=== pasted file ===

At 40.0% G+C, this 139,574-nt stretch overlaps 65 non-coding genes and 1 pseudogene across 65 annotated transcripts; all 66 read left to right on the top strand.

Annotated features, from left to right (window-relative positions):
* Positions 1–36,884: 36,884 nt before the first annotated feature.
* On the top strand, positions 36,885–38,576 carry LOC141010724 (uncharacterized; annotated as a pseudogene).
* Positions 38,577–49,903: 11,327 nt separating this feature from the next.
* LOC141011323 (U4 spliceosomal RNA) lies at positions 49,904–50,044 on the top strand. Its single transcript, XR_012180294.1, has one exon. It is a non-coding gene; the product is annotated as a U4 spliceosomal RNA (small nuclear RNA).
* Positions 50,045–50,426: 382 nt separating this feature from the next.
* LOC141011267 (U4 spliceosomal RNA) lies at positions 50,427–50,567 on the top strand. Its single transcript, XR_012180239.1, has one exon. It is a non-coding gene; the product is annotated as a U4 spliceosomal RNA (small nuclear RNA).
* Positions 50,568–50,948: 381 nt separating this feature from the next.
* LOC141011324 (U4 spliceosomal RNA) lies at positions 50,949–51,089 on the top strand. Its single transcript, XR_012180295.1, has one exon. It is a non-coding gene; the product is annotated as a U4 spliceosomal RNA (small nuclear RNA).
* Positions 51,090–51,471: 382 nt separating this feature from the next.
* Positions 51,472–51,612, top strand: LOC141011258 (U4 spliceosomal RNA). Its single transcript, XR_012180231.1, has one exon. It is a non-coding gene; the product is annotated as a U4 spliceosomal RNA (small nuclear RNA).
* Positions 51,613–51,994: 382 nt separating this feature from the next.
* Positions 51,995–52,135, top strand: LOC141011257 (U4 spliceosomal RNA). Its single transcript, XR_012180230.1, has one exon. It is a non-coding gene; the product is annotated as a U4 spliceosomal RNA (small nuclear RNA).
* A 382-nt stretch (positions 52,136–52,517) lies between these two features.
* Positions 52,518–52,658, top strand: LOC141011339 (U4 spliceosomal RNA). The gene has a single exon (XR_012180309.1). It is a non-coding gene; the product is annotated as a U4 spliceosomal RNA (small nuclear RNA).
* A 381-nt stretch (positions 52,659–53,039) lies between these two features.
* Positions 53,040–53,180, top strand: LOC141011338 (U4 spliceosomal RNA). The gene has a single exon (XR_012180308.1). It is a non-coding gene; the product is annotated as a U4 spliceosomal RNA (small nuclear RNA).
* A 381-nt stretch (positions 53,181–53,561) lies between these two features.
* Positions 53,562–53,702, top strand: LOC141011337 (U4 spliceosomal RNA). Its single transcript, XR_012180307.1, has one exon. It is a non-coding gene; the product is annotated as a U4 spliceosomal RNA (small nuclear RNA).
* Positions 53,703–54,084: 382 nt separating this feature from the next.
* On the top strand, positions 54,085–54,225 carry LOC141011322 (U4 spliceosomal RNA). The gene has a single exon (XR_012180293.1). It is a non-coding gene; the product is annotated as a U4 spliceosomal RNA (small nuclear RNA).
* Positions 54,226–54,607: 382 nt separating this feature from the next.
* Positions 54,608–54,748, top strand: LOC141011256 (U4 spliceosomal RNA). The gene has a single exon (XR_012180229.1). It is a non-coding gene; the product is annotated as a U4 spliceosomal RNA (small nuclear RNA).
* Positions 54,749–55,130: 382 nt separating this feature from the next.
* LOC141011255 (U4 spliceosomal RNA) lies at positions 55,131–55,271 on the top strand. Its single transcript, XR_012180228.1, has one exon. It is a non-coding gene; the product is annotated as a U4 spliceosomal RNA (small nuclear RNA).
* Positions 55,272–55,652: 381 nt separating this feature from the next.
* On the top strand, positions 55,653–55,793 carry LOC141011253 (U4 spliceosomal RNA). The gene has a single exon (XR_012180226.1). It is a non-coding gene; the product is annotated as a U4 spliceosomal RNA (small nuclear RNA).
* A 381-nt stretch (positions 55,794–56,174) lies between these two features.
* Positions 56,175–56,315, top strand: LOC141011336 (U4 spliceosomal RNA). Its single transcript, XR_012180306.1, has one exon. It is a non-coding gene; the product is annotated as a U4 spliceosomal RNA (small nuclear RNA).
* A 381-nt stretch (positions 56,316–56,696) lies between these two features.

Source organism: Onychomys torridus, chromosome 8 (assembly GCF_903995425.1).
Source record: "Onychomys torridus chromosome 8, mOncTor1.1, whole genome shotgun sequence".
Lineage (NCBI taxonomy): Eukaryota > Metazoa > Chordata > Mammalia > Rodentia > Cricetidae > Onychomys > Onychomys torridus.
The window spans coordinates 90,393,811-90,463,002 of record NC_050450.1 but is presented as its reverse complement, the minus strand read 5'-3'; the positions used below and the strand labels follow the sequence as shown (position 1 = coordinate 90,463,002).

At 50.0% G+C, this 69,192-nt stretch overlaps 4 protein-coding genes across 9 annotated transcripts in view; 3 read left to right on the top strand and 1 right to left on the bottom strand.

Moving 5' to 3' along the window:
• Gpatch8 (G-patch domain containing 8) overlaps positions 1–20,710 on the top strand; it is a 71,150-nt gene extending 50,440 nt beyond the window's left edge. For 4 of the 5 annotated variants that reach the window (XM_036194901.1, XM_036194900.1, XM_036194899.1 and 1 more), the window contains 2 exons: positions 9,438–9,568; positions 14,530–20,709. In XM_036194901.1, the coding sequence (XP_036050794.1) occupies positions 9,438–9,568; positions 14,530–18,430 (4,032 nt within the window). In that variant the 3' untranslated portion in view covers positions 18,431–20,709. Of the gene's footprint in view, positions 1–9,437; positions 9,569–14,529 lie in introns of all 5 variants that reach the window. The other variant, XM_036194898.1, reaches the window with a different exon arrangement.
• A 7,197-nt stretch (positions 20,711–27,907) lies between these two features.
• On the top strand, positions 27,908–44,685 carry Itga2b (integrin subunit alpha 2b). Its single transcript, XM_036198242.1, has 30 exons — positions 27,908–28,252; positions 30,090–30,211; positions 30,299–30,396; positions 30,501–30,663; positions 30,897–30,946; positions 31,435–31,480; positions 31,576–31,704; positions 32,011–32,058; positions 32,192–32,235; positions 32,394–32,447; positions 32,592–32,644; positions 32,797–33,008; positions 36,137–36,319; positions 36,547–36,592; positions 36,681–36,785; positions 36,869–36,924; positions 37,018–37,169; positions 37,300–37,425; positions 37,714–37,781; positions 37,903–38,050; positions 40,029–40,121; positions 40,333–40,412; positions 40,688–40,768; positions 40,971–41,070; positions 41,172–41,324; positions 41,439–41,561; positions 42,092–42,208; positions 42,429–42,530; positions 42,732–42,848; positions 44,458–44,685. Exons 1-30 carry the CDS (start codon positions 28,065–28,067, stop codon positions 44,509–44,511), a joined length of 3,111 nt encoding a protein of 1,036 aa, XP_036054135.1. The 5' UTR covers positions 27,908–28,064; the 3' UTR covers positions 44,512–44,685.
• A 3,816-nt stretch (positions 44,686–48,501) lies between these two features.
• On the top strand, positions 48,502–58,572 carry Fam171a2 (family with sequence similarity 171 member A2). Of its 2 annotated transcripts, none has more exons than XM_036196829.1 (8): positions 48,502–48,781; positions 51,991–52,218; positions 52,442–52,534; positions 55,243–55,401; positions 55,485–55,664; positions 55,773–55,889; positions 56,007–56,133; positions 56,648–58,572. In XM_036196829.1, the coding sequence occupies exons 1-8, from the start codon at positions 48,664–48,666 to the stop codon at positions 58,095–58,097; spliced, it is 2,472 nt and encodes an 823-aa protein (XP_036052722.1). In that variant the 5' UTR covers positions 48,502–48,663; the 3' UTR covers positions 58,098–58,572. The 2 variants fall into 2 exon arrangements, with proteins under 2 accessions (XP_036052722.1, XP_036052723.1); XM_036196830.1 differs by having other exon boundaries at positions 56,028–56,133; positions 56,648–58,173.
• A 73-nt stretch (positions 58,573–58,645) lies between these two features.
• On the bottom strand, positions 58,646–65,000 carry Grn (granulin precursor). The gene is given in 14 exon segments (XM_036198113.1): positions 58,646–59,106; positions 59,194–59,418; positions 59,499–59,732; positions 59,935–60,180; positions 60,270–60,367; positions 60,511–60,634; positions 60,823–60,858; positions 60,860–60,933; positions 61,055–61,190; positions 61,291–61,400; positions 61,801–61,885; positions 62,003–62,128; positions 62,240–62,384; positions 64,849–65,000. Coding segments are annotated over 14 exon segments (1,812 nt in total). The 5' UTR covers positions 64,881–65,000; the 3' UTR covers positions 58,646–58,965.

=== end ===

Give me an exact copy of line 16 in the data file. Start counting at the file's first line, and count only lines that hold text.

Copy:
* Positions 52,518–52,658, top strand: LOC141011339 (U4 spliceosomal RNA). The gene has a single exon (XR_012180309.1). It is a non-coding gene; the product is annotated as a U4 spliceosomal RNA (small nuclear RNA).